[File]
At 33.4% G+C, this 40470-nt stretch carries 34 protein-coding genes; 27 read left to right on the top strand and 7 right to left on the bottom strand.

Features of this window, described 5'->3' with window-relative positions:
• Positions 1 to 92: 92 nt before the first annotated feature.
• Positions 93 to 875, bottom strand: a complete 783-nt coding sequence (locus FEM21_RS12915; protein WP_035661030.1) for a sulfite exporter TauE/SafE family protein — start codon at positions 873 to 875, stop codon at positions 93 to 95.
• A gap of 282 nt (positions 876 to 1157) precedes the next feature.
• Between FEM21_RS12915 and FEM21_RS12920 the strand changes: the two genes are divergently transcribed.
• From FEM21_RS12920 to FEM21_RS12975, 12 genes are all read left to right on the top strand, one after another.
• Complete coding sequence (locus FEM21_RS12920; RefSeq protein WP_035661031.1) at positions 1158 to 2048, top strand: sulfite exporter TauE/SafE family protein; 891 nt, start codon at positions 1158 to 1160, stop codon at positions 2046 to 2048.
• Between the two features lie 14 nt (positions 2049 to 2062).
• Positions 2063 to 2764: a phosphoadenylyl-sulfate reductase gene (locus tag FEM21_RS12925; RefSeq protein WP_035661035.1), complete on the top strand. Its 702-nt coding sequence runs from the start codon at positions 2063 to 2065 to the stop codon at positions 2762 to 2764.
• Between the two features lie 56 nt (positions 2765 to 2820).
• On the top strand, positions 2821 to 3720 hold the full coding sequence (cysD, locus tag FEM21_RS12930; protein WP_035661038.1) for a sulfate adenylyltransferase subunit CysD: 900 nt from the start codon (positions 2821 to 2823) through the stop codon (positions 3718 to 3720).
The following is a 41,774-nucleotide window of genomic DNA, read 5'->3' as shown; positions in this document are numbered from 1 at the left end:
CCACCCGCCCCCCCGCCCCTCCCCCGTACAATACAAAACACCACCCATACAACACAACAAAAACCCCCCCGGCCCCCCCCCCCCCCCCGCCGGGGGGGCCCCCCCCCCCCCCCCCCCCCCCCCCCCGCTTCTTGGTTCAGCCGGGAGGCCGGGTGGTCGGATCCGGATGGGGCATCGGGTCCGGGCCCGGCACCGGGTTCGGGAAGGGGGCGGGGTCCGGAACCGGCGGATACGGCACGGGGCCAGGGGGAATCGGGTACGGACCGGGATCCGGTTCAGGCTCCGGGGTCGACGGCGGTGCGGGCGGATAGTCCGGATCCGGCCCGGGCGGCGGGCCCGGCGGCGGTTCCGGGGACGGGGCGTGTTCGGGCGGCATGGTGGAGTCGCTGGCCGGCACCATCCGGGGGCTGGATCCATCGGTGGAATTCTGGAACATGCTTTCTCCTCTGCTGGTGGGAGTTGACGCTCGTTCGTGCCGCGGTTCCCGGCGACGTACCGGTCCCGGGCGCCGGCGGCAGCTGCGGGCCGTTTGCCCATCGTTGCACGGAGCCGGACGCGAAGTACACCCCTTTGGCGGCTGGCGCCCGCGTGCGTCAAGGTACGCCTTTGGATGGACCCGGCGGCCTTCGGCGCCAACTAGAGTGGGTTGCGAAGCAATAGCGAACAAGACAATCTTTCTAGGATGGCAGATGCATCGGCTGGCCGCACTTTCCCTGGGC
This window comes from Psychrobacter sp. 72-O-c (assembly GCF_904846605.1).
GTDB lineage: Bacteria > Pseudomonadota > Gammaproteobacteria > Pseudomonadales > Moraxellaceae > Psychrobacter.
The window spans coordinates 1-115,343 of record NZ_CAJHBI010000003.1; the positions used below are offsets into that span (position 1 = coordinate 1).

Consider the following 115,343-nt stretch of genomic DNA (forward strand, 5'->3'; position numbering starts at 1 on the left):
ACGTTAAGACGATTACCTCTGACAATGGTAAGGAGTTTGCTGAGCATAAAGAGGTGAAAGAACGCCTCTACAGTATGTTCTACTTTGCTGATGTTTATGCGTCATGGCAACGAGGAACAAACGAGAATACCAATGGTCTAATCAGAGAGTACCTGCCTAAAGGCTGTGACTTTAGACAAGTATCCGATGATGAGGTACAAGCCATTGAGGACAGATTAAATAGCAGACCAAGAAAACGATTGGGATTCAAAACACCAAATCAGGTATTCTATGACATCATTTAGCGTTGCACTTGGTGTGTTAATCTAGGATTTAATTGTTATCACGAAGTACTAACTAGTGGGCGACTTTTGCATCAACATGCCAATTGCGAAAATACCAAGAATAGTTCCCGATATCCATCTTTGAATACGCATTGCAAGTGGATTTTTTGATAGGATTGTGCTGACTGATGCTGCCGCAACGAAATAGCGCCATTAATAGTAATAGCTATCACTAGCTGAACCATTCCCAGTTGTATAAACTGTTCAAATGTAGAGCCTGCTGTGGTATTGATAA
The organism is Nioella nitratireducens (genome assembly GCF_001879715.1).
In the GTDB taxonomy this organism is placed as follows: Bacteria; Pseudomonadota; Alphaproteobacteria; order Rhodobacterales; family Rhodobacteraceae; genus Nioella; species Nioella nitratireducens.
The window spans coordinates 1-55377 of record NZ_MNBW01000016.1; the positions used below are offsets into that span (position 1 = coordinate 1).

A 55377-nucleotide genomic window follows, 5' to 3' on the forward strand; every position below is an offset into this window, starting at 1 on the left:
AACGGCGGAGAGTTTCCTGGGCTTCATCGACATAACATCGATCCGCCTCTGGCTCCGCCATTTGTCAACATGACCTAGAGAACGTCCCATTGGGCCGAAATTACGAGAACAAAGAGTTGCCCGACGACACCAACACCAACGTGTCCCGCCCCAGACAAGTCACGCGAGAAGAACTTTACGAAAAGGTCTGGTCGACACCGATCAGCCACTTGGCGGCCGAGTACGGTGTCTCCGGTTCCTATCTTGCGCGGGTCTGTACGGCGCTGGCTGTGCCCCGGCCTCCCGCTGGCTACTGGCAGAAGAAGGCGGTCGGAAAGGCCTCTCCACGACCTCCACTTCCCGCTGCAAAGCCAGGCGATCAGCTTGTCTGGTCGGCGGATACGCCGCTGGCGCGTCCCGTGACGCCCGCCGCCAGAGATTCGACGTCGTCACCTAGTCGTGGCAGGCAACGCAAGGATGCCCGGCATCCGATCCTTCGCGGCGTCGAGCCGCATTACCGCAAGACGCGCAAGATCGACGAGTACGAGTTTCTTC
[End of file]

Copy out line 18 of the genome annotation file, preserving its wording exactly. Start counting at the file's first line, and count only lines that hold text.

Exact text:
Consider the following 115,343-nt stretch of genomic DNA (forward strand, 5'->3'; position numbering starts at 1 on the left):